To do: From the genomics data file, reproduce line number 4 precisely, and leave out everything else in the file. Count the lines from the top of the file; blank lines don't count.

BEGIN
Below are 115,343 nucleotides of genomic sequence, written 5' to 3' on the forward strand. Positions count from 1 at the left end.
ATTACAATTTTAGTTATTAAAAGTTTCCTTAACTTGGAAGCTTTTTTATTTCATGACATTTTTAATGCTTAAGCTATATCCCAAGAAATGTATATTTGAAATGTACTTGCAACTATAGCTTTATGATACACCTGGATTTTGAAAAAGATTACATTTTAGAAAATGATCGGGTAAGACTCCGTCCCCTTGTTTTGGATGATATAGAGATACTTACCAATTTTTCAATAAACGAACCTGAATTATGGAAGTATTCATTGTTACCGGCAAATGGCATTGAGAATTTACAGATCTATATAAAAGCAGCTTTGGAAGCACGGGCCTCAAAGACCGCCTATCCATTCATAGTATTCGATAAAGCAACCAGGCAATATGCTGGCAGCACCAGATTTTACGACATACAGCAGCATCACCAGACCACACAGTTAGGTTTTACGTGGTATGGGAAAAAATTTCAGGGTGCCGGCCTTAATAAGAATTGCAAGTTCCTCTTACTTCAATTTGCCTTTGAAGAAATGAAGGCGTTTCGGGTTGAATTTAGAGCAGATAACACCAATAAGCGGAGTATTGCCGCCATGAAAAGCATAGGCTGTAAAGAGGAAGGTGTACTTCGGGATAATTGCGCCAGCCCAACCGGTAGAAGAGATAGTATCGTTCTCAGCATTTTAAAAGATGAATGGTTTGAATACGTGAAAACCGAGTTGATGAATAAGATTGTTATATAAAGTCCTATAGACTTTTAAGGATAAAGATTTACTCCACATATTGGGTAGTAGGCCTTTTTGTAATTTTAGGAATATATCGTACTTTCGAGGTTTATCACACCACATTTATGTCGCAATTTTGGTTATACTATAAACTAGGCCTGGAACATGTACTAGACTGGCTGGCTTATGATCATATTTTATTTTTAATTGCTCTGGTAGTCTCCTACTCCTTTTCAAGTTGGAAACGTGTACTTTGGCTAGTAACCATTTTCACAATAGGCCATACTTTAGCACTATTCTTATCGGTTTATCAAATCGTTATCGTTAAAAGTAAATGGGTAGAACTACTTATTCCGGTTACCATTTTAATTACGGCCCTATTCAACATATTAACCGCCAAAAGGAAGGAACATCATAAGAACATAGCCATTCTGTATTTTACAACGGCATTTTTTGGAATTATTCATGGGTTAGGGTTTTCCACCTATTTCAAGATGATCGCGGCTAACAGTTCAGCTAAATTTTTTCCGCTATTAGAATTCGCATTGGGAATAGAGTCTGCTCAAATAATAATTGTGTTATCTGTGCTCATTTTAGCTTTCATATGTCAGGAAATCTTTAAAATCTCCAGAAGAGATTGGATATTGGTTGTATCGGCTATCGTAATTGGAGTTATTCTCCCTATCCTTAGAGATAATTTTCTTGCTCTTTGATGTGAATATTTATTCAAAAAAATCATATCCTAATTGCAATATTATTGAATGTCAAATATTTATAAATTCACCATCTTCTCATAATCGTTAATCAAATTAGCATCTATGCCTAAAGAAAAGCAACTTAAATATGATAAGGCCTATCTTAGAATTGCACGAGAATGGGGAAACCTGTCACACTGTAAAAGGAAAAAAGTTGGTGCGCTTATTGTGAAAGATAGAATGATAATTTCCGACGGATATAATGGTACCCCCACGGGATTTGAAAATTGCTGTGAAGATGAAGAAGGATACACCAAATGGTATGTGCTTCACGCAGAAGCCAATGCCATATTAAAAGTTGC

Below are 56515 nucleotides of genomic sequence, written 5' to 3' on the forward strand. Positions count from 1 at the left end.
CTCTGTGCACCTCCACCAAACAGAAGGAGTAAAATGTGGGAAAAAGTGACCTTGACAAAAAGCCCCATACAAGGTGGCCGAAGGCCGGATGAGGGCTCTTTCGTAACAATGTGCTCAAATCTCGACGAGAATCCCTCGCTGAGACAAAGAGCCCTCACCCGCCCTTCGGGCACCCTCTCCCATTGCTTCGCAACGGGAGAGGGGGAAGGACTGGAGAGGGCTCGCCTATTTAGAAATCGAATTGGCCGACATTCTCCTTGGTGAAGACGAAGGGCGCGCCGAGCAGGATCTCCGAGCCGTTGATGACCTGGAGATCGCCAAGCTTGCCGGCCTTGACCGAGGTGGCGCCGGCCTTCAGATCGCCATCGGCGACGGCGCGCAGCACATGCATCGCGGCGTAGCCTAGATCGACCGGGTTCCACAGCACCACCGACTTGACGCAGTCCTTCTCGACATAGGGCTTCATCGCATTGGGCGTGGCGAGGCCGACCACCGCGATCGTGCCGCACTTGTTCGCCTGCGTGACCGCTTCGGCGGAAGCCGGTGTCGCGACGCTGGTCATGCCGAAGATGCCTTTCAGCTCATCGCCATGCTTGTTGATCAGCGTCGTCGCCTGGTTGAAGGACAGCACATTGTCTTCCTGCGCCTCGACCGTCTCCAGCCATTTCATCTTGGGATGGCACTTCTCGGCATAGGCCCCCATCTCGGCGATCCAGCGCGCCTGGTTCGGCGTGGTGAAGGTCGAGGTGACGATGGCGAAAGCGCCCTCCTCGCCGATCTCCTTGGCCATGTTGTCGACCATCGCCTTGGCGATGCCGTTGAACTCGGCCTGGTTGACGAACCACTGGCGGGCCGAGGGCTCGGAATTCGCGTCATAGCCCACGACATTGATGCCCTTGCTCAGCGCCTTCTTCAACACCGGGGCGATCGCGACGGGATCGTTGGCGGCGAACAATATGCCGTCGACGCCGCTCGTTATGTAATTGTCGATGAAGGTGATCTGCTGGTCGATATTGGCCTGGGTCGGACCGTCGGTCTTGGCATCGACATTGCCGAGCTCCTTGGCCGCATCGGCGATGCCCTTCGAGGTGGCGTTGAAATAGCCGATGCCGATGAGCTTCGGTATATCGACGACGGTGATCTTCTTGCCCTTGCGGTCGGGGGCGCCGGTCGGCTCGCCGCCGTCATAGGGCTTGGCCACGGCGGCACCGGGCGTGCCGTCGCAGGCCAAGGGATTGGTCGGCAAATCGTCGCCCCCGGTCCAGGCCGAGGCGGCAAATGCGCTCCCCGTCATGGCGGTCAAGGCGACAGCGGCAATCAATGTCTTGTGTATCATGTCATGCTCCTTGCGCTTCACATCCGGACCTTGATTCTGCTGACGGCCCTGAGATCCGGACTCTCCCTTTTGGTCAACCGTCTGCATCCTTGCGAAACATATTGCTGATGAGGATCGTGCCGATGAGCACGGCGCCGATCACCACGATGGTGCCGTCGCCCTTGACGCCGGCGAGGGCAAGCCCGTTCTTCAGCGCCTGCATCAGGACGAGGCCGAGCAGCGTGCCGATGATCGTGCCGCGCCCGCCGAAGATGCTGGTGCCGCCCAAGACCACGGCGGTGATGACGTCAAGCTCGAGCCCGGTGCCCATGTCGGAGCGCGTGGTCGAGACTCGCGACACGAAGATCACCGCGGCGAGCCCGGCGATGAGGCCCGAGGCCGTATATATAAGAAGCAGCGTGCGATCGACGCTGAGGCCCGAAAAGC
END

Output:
CTCTGTGCACCTCCACCAAACAGAAGGAGTAAAATGTGGGAAAAAGTGACCTTGACAAAAAGCCCCATACAAGGTGGCCGAAGGCCGGATGAGGGCTCTTTCGTAACAATGTGCTCAAATCTCGACGAGAATCCCTCGCTGAGACAAAGAGCCCTCACCCGCCCTTCGGGCACCCTCTCCCATTGCTTCGCAACGGGAGAGGGGGAAGGACTGGAGAGGGCTCGCCTATTTAGAAATCGAATTGGCCGACATTCTCCTTGGTGAAGACGAAGGGCGCGCCGAGCAGGATCTCCGAGCCGTTGATGACCTGGAGATCGCCAAGCTTGCCGGCCTTGACCGAGGTGGCGCCGGCCTTCAGATCGCCATCGGCGACGGCGCGCAGCACATGCATCGCGGCGTAGCCTAGATCGACCGGGTTCCACAGCACCACCGACTTGACGCAGTCCTTCTCGACATAGGGCTTCATCGCATTGGGCGTGGCGAGGCCGACCACCGCGATCGTGCCGCACTTGTTCGCCTGCGTGACCGCTTCGGCGGAAGCCGGTGTCGCGACGCTGGTCATGCCGAAGATGCCTTTCAGCTCATCGCCATGCTTGTTGATCAGCGTCGTCGCCTGGTTGAAGGACAGCACATTGTCTTCCTGCGCCTCGACCGTCTCCAGCCATTTCATCTTGGGATGGCACTTCTCGGCATAGGCCCCCATCTCGGCGATCCAGCGCGCCTGGTTCGGCGTGGTGAAGGTCGAGGTGACGATGGCGAAAGCGCCCTCCTCGCCGATCTCCTTGGCCATGTTGTCGACCATCGCCTTGGCGATGCCGTTGAACTCGGCCTGGTTGACGAACCACTGGCGGGCCGAGGGCTCGGAATTCGCGTCATAGCCCACGACATTGATGCCCTTGCTCAGCGCCTTCTTCAACACCGGGGCGATCGCGACGGGATCGTTGGCGGCGAACAATATGCCGTCGACGCCGCTCGTTATGTAATTGTCGATGAAGGTGATCTGCTGGTCGATATTGGCCTGGGTCGGACCGTCGGTCTTGGCATCGACATTGCCGAGCTCCTTGGCCGCATCGGCGATGCCCTTCGAGGTGGCGTTGAAATAGCCGATGCCGATGAGCTTCGGTATATCGACGACGGTGATCTTCTTGCCCTTGCGGTCGGGGGCGCCGGTCGGCTCGCCGCCGTCATAGGGCTTGGCCACGGCGGCACCGGGCGTGCCGTCGCAGGCCAAGGGATTGGTCGGCAAATCGTCGCCCCCGGTCCAGGCCGAGGCGGCAAATGCGCTCCCCGTCATGGCGGTCAAGGCGACAGCGGCAATCAATGTCTTGTGTATCATGTCATGCTCCTTGCGCTTCACATCCGGACCTTGATTCTGCTGACGGCCCTGAGATCCGGACTCTCCCTTTTGGTCAACCGTCTGCATCCTTGCGAAACATATTGCTGATGAGGATCGTGCCGATGAGCACGGCGCCGATCACCACGATGGTGCCGTCGCCCTTGACGCCGGCGAGGGCAAGCCCGTTCTTCAGCGCCTGCATCAGGACGAGGCCGAGCAGCGTGCCGATGATCGTGCCGCGCCCGCCGAAGATGCTGGTGCCGCCCAAGACCACGGCGGTGATGACGTCAAGCTCGAGCCCGGTGCCCATGTCGGAGCGCGTGGTCGAGACTCGCGACACGAAGATCACCGCGGCGAGCCCGGCGATGAGGCCCGAGGCCGTATATATAAGAAGCAGCGTGCGATCGACGCTGAGGCCCGAAAAGC